Today is Asteroid Day. The Asteroid Day Movement is a global coalition of scientists, astronauts, physicists, artists, musicians and concerned citizens coming together to organize an international asteroid awareness movement. The campaign focuses the world's attention not just on the nature of asteroids but also on the solutions that will protect all citizens of Earth from future asteroid impacts.

According to the Asteroid Day website:

"Asteroid Day is a global awareness campaign where people from around the world come together to learn about asteroids and what we can do to protect our planet, families, communities, and future generations from future asteroid impacts. Asteroid Day will be held on the anniversary of the Tunguska event in Siberia, the largest asteroid to impact Earth in recent history - an asteroid that devastated an area about the size of any major metropolitan area..."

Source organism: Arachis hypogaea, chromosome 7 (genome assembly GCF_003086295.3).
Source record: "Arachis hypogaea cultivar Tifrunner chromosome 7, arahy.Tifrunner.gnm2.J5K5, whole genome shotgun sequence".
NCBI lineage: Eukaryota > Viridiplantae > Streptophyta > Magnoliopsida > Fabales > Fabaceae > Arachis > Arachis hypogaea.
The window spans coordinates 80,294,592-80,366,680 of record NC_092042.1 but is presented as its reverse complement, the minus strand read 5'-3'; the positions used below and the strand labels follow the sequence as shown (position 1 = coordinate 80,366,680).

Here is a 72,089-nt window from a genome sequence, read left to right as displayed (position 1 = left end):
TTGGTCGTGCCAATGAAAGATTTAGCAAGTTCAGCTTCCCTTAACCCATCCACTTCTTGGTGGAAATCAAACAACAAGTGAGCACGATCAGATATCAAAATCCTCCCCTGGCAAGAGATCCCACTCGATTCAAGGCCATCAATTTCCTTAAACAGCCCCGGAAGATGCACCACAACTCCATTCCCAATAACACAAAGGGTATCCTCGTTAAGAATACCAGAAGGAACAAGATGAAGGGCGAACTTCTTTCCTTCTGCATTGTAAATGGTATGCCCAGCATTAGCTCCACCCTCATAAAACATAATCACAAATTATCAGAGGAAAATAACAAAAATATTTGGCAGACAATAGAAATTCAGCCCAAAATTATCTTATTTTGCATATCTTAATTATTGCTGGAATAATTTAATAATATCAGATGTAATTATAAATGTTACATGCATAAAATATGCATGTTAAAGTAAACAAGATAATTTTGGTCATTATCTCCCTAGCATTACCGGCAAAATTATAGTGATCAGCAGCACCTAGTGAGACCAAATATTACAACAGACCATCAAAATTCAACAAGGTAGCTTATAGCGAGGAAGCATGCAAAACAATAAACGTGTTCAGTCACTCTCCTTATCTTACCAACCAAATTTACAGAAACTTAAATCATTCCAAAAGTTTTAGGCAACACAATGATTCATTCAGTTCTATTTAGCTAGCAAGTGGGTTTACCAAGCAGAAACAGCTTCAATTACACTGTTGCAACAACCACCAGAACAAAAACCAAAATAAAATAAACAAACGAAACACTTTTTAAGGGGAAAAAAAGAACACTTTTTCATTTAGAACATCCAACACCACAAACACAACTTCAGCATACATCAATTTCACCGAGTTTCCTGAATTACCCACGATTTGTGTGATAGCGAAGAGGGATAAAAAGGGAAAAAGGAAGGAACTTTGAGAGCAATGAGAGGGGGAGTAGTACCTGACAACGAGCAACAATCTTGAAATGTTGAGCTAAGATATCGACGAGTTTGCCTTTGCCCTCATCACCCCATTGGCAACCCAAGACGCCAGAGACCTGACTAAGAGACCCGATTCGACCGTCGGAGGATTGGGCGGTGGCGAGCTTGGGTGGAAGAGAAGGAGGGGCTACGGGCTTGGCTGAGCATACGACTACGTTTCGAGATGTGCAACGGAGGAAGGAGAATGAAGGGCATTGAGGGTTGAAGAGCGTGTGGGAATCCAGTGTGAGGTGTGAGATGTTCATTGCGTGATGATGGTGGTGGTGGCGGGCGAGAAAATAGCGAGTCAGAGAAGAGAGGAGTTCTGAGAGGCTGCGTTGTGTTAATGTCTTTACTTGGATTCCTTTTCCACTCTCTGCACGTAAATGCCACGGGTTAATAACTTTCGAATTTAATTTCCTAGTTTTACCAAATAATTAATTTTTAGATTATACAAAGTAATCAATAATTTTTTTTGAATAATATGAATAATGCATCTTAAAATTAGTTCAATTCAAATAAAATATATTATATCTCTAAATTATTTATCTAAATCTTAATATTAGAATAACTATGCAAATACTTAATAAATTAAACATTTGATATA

The group's concern is that despite having the technology to detect and defend our planet against asteroids, world leaders choose to do nothing, which the group describes as "playing Russian Roulette with our lives."

The movement was started by Grigorij Richters, who was inspired when he watched a BBC documentary called "Asteroids: The Good, the Bad and the Ugly." Upon seeing this documentary, his time was immediately consumed by research into the "potential cataclysm" our planet faces at the hands of Near-Earth Objects.

He decided to raise awareness about the subject. He screened his film "51º North" for the first time at the Starmus Festival, and it was praised by famous scientists like Richard Dawkins, Stephen Hawking and David Eicher, who encouraged him to do more than just filmmaking to raise awareness.

Today there are various events being held worldwide to help spread the group's message.

The movement has truly begun to take off with help from the Association of Space Explorers (ASE) Near Earth Objects (NEO) Committee, becoming a scientifically backed organization.

Related Links:

Asteroid Attacks And Other Near-Earth Objects: An Imminent Threat? Harvard Scientist Says We Are Not Prepared, The World Needs Nuclear Bombs (HNGN EXCLUSIVE INTERVIEW)